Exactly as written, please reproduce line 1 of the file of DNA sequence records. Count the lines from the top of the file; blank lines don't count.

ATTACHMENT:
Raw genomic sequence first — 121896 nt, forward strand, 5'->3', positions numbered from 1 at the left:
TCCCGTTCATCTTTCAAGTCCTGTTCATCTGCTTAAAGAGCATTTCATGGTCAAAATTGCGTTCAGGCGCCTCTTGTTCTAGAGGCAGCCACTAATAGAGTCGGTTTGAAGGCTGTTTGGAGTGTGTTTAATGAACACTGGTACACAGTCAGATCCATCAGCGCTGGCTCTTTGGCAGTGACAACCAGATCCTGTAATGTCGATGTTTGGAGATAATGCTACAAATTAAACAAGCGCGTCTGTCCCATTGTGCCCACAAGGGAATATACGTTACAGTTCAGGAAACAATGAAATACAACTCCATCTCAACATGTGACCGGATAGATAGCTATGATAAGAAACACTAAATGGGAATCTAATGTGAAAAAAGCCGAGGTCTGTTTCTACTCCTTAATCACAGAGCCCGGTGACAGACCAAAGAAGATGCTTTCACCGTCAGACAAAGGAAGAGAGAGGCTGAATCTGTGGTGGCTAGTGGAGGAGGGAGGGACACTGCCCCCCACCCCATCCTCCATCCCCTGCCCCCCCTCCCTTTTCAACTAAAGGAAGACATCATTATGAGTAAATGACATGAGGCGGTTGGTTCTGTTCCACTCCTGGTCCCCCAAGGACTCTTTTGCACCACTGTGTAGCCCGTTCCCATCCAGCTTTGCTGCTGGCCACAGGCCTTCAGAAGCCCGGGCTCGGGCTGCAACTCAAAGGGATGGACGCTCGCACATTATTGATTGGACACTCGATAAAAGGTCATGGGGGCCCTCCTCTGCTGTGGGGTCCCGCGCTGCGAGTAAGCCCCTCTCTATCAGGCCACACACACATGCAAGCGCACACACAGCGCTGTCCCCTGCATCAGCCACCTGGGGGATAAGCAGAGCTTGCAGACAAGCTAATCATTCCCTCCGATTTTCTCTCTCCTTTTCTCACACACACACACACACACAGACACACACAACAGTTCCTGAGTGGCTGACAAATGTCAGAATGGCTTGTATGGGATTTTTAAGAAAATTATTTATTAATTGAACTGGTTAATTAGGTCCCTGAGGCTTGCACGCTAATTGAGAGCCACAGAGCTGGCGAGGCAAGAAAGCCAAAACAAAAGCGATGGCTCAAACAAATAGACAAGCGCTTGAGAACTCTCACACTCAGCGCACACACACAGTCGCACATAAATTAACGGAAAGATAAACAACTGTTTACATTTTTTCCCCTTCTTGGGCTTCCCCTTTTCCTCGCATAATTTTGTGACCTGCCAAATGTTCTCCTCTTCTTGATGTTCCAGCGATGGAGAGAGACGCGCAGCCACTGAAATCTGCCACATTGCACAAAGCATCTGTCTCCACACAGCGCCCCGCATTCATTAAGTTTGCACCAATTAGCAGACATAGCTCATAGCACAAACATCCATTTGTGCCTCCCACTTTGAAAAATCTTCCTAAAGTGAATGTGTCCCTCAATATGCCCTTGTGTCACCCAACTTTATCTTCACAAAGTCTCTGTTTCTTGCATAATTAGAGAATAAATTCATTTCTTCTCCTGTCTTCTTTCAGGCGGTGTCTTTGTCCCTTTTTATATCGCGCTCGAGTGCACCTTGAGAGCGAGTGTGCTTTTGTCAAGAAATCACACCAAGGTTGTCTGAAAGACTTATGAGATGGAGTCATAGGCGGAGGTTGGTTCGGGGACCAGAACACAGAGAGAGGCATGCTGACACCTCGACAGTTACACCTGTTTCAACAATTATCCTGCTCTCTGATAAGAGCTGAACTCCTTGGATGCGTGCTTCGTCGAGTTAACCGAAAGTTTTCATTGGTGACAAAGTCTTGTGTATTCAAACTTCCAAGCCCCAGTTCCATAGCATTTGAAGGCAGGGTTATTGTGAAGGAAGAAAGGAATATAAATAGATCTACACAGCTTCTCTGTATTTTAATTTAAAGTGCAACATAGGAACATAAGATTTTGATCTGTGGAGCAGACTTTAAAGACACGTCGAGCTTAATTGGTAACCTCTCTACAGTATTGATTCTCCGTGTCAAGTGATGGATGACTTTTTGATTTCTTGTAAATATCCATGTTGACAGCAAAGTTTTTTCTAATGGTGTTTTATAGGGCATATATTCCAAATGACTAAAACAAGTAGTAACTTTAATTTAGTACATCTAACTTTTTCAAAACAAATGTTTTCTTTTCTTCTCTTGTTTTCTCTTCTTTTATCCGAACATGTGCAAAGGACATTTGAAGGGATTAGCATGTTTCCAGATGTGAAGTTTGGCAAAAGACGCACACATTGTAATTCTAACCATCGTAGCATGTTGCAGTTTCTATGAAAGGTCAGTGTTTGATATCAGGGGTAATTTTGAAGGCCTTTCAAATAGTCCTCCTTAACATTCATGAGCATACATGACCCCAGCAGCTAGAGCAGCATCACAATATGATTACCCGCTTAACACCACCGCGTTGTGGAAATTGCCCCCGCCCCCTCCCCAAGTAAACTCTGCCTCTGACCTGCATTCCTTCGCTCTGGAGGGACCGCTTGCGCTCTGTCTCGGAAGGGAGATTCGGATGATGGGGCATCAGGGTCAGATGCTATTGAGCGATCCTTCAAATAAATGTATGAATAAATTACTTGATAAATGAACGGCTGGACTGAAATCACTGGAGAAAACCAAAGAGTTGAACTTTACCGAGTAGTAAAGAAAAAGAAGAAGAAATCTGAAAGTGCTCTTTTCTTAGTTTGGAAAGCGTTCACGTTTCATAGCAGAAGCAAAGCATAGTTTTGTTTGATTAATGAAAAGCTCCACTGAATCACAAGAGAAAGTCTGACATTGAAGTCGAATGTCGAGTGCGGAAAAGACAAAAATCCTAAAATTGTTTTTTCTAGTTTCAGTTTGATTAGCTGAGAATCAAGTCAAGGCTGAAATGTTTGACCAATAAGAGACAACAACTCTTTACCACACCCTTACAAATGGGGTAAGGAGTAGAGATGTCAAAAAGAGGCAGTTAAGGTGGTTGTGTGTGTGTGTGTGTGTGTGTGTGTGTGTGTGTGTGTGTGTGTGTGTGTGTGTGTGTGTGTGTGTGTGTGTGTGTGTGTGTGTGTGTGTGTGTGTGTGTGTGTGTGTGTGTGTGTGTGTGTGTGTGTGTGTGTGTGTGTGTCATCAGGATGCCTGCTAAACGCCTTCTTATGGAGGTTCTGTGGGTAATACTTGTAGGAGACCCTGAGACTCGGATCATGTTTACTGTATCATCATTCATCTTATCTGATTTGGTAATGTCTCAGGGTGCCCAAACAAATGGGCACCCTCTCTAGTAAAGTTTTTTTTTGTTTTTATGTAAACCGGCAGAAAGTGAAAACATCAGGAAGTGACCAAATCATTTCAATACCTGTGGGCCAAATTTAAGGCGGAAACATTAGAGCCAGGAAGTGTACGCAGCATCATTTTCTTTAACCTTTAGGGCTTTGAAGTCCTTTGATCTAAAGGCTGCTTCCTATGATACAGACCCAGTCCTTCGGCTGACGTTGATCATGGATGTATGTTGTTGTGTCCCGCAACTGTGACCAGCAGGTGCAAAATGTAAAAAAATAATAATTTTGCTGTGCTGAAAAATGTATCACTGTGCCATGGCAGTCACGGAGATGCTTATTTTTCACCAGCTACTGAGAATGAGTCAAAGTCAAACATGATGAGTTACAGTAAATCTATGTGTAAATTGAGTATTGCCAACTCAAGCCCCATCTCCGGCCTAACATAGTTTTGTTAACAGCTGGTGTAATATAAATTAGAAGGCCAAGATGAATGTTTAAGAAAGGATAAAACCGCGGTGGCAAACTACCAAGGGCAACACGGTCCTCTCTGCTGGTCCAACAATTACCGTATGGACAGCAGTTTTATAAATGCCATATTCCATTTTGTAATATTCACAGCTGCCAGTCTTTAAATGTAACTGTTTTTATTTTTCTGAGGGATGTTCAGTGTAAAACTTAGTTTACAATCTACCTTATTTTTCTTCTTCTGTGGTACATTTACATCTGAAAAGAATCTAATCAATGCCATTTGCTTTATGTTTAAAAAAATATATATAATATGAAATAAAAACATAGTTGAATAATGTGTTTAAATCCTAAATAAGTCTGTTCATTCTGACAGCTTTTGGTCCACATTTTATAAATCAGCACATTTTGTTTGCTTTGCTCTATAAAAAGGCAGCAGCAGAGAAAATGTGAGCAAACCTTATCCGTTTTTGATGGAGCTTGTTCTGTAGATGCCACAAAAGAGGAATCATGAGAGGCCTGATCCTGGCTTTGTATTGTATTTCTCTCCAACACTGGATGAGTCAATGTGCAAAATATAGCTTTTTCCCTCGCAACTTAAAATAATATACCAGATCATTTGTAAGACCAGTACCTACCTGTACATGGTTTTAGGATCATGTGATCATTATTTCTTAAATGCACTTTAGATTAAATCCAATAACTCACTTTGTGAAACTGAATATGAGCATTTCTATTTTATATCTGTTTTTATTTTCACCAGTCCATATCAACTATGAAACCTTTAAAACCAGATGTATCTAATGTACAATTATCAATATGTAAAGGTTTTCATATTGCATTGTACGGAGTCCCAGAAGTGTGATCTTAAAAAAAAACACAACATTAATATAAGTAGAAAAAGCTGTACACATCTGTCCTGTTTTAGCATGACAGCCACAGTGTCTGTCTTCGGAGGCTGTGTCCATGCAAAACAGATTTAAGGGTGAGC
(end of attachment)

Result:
Raw genomic sequence first — 121896 nt, forward strand, 5'->3', positions numbered from 1 at the left: